To be truly effective black humor must have us laughing at something we fear, regret, or at the very least recognize.
“If you’ll excuse me for being cheeky, it’s a collaboration between the players on stage and Beckett’s works.”
Alvin Epstein’s recollections about his decades as a stage performer have been gathered in the form of tales abut what happened behind the scenes,.
Lisa Dwan’s performance of these Beckett pieces in a totally darkened theater is powerful and, in the case of Not I, deliciously revelatory.
“When we turn so crass and commercial that we have lost our way, Samuel Beckett will be rediscovered as the way back.”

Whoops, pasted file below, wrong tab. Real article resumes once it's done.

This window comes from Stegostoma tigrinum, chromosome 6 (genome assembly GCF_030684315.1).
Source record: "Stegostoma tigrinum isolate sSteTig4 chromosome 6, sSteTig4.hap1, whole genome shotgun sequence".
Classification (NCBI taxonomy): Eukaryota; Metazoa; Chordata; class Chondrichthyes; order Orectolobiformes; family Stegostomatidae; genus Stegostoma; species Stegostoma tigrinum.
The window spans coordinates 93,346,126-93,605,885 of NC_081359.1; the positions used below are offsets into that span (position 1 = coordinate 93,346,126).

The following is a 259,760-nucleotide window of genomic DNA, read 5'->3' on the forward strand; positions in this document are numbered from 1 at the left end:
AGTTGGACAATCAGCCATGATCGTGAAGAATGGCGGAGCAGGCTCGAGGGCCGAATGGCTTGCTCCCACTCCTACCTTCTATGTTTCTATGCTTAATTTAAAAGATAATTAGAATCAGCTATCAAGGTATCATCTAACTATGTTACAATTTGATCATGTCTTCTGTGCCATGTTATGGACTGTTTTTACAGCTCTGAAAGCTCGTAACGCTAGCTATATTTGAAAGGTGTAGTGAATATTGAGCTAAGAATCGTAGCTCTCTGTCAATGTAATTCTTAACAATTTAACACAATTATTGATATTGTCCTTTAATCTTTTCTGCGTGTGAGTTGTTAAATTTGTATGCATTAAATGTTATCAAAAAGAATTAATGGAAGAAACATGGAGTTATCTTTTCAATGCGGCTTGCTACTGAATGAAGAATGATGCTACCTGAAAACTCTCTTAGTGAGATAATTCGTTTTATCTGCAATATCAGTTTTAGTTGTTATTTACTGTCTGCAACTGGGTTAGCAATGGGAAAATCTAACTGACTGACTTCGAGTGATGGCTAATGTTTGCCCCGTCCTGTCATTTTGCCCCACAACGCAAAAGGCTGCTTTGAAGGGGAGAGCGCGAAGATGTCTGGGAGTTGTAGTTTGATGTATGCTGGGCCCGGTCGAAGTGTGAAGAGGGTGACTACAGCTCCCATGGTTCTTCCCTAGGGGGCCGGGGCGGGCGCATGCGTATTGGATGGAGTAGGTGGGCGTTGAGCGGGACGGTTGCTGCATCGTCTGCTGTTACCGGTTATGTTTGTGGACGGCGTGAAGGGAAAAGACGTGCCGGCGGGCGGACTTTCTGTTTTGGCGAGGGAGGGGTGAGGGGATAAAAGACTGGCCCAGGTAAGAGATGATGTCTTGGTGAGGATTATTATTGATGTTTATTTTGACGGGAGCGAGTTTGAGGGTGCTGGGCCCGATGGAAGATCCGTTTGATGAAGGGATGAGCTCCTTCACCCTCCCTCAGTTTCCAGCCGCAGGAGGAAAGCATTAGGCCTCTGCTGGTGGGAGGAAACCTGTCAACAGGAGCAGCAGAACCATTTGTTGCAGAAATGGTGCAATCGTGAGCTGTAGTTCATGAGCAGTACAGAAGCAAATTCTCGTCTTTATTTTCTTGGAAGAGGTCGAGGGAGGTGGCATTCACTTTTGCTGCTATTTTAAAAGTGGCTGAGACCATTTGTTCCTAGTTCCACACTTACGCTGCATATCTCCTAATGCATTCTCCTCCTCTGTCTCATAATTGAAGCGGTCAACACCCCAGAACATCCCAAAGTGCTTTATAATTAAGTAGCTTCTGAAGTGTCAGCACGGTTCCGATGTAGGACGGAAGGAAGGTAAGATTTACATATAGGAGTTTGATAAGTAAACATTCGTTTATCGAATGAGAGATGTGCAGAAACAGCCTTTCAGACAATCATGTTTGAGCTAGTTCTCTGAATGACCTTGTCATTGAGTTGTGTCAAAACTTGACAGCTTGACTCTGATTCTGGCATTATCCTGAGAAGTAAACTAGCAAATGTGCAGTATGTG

So many of the truly gifted actors of the British stage and screen of the 1960s ‘kitchen sink’ dramas are rapidly leaving us. One of the best, Billie Whitelaw, departed this week.
Brooke Adams portrays Winnie as the ultimate smiley face; her husband, Tony Shalhoub, is little more than another prop weathering her on-going babble.
“With Cream I and Ginger could play free jazz as a rhythm section, while Eric played the Ornette Coleman role. However, we didn’t tell Eric that!”
Have we been missing a major poet while we celebrated a great dramatist and the most influential fiction writer of the second half of the twentieth century?
Echo’s Bones is a fascinating immersion, somewhat inept in its means, but sincere and gravely serious, in a subject that Samuel Beckett made increasingly his own.